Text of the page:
This Monday night, on the third episode of the season, Arie brought the women to meet two real life, original stars of Gorgeous Ladies of Wrestling (GLOW) — not the Netflix series, the original 80’s show.
This setup of bringing the girls to meet someone pseudo-famous and having them “do a skill” with them is pretty standard early episode Bachelor fare. But the business behind these appearances is fascinating to me. They’ve pulled in some major names. Amy Schumer has been on, and Mila & Ashton. And in both of those cases, they seemed like genuine fans of the show. Fans to the degree where it was unclear if they were plugging anything specific, beyond just their own celebrity.
But, it’s also common to see Kevin Hart and Ice Cube pop confusedly into a Bachelor date, seemingly unsure why they are there, and presumably trying to make Ride Along seem appealing to women.
So, with the above as the standard caliber of celebrities, it was confusing when two 80’s stars from GLOW ended up starring in Monday night’s group date segment. They didn’t seem to be actively plugging anything. And the gym interior made it fairly clear that league is not in a position to afford a Ride Along-level sponsorship.
So that means it’s more likely than not that some writer / producer was inspired by Netflix’s Glow and actively pitched a group date wrestling segment. I’ll choose to believe that producer regretted this idea as soon as one of the Gorgeous Ladies verbally attacked contestant Bibiana, the only non-white woman in view.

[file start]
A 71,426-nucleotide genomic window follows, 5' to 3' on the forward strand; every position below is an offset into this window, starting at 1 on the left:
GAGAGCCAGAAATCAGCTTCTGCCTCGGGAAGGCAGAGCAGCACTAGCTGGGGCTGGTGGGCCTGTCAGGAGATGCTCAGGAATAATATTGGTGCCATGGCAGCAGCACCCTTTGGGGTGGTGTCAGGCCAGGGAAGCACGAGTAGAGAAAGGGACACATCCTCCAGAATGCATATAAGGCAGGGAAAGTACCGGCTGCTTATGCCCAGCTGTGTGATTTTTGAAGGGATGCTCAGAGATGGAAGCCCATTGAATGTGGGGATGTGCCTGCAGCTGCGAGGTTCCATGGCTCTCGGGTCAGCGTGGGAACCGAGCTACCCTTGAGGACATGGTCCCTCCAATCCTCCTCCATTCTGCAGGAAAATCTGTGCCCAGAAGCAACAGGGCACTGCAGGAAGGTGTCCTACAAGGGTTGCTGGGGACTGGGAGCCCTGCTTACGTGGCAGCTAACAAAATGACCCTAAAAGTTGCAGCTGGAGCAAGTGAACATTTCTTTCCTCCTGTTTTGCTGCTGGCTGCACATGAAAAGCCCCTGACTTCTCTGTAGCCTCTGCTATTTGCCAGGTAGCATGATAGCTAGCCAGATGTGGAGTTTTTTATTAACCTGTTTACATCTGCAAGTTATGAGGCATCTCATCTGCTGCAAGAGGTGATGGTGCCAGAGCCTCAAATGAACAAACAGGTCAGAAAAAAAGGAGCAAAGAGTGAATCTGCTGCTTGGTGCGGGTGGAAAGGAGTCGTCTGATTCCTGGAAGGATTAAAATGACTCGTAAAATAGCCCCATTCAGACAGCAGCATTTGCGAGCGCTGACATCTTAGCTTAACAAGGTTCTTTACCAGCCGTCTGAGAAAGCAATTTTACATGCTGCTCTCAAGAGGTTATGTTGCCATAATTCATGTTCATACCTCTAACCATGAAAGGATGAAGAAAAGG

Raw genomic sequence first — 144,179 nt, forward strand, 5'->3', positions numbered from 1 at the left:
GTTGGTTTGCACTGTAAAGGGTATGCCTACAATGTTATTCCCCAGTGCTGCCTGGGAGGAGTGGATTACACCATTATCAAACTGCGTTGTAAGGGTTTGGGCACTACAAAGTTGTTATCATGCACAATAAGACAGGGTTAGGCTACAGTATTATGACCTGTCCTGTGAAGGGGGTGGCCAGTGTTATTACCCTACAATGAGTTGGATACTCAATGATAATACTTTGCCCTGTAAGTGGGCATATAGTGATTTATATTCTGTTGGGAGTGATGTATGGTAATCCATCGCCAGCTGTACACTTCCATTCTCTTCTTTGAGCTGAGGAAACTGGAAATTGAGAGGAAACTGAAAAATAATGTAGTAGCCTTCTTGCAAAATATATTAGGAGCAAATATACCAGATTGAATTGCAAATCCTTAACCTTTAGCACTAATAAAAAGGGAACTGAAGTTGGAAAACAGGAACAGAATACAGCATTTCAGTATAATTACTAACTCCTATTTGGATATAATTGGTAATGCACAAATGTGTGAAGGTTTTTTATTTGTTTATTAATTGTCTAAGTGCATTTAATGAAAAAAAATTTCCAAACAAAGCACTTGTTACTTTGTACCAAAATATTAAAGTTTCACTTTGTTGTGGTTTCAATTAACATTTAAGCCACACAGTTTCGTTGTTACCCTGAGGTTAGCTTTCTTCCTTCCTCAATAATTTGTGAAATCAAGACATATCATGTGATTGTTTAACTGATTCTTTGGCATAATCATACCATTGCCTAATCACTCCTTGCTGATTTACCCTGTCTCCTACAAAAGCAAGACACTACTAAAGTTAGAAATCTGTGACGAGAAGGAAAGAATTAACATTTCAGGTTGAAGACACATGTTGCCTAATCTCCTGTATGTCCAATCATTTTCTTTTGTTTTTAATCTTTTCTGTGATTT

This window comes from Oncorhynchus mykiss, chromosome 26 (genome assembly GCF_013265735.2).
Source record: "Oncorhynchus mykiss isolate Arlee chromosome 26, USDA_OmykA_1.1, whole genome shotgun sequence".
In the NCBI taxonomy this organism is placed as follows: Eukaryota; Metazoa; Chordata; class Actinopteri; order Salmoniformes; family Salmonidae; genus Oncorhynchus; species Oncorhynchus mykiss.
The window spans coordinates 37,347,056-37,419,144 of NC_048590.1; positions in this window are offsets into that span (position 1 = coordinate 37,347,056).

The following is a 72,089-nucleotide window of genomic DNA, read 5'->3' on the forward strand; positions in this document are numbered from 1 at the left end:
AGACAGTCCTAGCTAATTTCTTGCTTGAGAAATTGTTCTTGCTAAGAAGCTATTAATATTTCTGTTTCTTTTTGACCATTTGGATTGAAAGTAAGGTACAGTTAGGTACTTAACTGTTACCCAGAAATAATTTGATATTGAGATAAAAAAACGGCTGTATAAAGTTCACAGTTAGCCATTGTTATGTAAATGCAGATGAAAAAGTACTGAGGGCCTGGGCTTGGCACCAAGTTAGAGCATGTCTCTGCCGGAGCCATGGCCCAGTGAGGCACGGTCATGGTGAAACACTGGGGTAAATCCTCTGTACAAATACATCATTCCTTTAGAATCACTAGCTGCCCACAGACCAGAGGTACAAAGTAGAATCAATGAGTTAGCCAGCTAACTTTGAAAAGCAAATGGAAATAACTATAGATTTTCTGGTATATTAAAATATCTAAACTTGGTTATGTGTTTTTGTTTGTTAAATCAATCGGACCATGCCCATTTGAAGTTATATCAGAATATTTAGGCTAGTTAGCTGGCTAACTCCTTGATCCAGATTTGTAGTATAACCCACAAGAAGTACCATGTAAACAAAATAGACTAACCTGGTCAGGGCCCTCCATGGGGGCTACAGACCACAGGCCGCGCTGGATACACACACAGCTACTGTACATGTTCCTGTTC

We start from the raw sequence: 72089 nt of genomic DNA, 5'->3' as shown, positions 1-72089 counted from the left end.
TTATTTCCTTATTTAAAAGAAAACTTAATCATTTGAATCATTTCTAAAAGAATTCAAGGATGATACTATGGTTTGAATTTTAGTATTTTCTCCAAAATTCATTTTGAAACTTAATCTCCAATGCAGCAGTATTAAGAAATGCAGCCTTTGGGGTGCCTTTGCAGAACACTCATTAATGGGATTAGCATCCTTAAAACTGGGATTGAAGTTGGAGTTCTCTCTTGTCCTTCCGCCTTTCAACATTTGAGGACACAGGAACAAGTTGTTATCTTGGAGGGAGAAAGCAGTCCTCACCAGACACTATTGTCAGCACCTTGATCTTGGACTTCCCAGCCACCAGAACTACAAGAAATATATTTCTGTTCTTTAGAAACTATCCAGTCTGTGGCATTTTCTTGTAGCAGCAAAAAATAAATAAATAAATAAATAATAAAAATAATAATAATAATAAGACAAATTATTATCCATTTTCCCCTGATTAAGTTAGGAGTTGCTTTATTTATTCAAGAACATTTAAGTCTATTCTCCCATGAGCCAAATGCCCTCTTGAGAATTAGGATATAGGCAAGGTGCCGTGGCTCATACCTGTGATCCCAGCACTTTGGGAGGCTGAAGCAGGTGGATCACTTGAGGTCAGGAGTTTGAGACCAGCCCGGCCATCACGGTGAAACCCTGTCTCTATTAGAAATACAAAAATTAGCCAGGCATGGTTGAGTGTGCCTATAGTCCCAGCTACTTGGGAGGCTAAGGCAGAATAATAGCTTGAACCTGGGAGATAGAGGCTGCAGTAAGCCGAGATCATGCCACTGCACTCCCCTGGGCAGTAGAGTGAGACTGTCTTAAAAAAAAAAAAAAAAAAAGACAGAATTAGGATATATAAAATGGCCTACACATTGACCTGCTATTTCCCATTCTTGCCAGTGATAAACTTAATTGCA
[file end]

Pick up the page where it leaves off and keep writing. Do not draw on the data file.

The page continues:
But where Netflix’s Glow told a full story of the complex women choosing this career or hobby, by contrast The Bachelor was apparently only inspired by the parts that meant the girls would be dressing in skin tight bodysuits, each with different sexy Halloween costume personas, like sexy kitten or sexy cheetah.
Let’s take a moment now, with the help of Wikipedia, to re-familiarize ourselves with recent Bachelor group date canon. It’s bleak:
2016 — Ben Higgins’ Season
1. The girls go to a high school, where they participated in a series of challenges to ultimately win “Homecoming Queen” and more time with Ben. Point of order: Any time there is something to be won, the prize is more time with the Bachelor.
2. The females go to a LoveLab facility where they are hooked up to ECG and EEG sensors which claim to be able to confirm who is compatible with Ben.
3. The childbearers play soccer with two women from the U.S National Team.
4. The dames put on a talent show for Ben with the “talent” of their choice. There are twins that tapdance, there is a whole thing with a baton, and possibly one of them tries to do a Burlesque dance.
5. The maids learn Spanish and so they can go shopping and cook a meal. Ben and his future recurring co-star Lauren B turn it into their own little one-on-one date, to distaste of the other girls.
6. The hotties he hasn’t eliminated yet swim in the ocean with actual pigs!!!
2017 — Nick Viall’s Season
1. The young girls show Nick what they look like in wedding dresses and/or bikinis and/or naked for a “professional” photo shoot.